Thursday, January 31, 2008

Cheap Chinese Goods?

China’s Inflation Hits American Price Tags
Because of new cost pressures here, American consumers could see prices increase by as much as 10 percent this year on specific products — including toys, clothing, footwear and other consumer goods — just as the United States faces a possible recession.

I have bought nearly a lifetime's worth of clothing this month (think t-shirts, underwear, socks, sweat pants, sneakers). Most of it went directly into storage. First, it is still cheap. Second, the Christmas season was a bust so many of the things I bought were on sale. Third, I think most take it for granted that the things that have been deflating will continue to do so. I'm of the opposite belief. Clothing was one of the first to be outsourced. I would therefore argue that it is a safer thing to hoard. Much of the disinflation has already been squeezed out of it perhaps.

We also bought nearly a lifetime's worth of sheets. I'm not sure how the sheets will last but 14 sets (10 regular and 4 flannel) should cover me for a LONG time, lol. Once again, most are in storage.

Like toilet paper, clothing is about the cheapest it has ever been relative to gold and silver. I see very little downside in buying things while they are cheap. If they stay cheap, no harm done. If they become more expensive, there'll be little need to buy in the future. Win win.

The Death of Real Yields Continues

On January 10th I thanked the stock market bulls for giving me what looked like a dead cat bounce in the 10-Year TIPS yield. Using hindsight, that thank you appears well founded. I was buyer in the TIPS auction that day. I got a pretty good yield, all things considered (see the spike in the chart below).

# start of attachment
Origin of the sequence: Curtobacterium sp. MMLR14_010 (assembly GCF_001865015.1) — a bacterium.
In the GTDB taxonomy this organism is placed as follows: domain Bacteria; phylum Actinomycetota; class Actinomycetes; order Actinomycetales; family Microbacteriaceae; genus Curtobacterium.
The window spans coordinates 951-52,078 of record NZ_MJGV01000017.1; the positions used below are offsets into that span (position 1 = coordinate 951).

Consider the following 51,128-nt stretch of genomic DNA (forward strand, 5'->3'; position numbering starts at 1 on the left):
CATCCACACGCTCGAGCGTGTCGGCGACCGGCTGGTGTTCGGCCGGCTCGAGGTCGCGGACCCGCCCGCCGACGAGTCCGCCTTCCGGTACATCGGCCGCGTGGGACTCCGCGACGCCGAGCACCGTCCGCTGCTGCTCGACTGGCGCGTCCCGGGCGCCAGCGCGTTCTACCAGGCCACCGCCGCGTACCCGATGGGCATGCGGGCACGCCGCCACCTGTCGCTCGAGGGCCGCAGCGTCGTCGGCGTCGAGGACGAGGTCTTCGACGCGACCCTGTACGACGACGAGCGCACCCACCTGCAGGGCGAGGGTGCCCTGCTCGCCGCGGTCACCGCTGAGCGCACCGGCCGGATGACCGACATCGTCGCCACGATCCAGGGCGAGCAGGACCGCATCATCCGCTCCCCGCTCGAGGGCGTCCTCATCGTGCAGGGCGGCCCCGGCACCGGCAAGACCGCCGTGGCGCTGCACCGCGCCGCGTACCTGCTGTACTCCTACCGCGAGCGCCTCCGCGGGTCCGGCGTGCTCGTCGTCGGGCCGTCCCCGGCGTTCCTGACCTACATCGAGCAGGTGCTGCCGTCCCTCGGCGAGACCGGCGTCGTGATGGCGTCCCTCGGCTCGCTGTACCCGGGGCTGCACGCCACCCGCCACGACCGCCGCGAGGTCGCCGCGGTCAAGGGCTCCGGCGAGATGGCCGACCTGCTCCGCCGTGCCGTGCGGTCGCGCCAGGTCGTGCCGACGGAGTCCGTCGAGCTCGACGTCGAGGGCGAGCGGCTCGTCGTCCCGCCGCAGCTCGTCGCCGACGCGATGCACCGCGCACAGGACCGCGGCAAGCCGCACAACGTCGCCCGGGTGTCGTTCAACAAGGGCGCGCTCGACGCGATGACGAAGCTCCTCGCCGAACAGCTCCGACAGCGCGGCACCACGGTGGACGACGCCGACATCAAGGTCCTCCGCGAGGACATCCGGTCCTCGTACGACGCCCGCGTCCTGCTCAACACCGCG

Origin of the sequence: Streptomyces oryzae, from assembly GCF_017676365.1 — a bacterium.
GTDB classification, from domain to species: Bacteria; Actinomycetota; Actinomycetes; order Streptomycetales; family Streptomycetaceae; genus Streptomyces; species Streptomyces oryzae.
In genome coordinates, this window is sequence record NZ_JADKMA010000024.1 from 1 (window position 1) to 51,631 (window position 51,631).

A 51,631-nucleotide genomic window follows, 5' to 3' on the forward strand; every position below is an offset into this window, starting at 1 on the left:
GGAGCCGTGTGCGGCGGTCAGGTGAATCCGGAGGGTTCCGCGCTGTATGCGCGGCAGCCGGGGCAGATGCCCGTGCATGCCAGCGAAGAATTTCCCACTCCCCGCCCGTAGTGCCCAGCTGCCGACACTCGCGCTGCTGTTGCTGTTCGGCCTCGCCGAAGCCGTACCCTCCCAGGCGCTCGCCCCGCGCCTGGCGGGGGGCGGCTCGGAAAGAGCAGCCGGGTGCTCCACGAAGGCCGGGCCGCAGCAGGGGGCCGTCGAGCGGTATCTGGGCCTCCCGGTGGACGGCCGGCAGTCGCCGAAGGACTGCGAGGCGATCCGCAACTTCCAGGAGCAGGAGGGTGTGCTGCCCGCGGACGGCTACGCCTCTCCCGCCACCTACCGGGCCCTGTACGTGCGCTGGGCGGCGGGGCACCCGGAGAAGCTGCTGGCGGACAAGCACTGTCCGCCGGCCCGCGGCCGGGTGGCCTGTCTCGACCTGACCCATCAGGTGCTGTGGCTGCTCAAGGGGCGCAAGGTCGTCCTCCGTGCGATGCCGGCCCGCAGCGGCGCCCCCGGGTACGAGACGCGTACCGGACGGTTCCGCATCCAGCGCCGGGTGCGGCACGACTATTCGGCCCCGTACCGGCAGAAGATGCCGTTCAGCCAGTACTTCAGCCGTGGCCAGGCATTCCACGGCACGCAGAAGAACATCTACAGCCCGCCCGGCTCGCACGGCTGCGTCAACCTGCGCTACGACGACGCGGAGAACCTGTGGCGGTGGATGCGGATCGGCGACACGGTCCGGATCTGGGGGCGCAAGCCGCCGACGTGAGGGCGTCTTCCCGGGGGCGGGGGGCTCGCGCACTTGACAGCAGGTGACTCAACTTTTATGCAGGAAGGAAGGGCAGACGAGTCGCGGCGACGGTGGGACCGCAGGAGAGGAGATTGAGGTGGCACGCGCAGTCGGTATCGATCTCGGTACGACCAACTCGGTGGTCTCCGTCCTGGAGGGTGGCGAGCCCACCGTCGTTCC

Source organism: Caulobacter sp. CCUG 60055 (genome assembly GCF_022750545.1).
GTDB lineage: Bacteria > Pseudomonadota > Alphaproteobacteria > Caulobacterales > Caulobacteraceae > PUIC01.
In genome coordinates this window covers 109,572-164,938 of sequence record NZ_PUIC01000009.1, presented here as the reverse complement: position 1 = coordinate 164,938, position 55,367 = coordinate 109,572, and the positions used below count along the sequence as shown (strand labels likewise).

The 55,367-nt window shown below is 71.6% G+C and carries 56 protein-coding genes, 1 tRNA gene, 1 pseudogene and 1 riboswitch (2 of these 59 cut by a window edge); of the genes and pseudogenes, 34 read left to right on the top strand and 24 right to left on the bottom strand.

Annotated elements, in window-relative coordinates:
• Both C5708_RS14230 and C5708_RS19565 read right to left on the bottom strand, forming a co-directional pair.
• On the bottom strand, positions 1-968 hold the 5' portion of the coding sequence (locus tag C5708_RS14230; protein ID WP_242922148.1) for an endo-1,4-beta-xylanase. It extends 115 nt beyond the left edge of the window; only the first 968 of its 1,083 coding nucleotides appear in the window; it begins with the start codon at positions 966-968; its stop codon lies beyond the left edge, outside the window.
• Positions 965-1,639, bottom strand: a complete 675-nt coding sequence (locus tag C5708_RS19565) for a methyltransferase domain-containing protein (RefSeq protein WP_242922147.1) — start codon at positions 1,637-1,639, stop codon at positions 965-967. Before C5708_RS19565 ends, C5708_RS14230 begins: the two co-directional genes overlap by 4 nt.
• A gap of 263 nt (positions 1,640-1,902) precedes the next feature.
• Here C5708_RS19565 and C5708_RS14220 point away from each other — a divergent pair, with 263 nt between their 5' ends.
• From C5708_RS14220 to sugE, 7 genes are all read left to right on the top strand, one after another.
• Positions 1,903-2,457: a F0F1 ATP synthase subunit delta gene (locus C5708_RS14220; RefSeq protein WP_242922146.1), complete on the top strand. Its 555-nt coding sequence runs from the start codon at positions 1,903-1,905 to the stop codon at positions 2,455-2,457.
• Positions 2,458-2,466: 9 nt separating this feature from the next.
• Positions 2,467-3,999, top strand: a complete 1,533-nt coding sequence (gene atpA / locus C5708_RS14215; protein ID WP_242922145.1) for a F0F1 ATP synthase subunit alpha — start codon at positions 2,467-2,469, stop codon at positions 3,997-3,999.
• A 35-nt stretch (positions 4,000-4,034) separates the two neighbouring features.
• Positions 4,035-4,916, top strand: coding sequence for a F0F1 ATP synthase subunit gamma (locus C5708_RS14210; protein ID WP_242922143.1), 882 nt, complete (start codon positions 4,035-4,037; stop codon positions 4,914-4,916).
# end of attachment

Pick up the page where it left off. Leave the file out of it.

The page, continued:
In sharp contrast, those hoping for higher real yields while parked in cash found no relief in today's action. The death of real yields momentum appears to be "well anchored" even during today's impressive stock market rally (money also flooded into my TIP bond fund at double normal volume). In theory, a 0% real yield is the lowest it can possibly go (since TIPS cannot yield less than 0% during an auction). Things would get really interesting at that point (and when I say interesting, I actually mean depressing).

I find it very hard to imagine anyone (other than me perhaps) would accept such a low real yield willingly. However, those who have studied the 1970s would see that real yields can turn negative on treasuries of all durations thanks to persistent and rising inflation. I can't say for sure that's what we'll be getting, but I see very little reason to rest assured we won't. Just look at the yields on the short-term treasuries. Those real yields appear to be negative. In my opinion, it is the logical conclusion of seeing way too much money (in the hands of the rich but certainly not of the poor) chase far too few investment ideas now that the you know what and the fan are meeting up.

I've been stagflationary (using falling real yields as my definition) since 2004 and I see very little reason to change my long-term mood. Apparently it is going to take more than a popping housing bubble and a credit crisis to offer disinflationary relief, thanks to Helicopter Ben making the rounds.

If I had but one prediction, it would be that it will grow increasingly difficult to make money off of money going forward. That's why I continue to track what I call the death of real yields. Does that mean I'm endorsing backing up the truck on gold and silver? Not really (although heaven help us if we all should be in gold and silver at these prices). They've had quite a run. Surely there must be something of better value these days, like toilet paper (which is still cheap if inflation truly is coming). I'm especially fond of I-Bonds. They are SO much better than TIPS these days. They have a 1.2% real yield that's tax deferred for up to 30 years. In fact, they are such a good deal in this environment that the government just dramatically reduced the maximum you can buy each year. Should that interest you, you have until the end of April to get that 1.2% real yield. It will then be reset (presumably lower based on what real yields have been doing).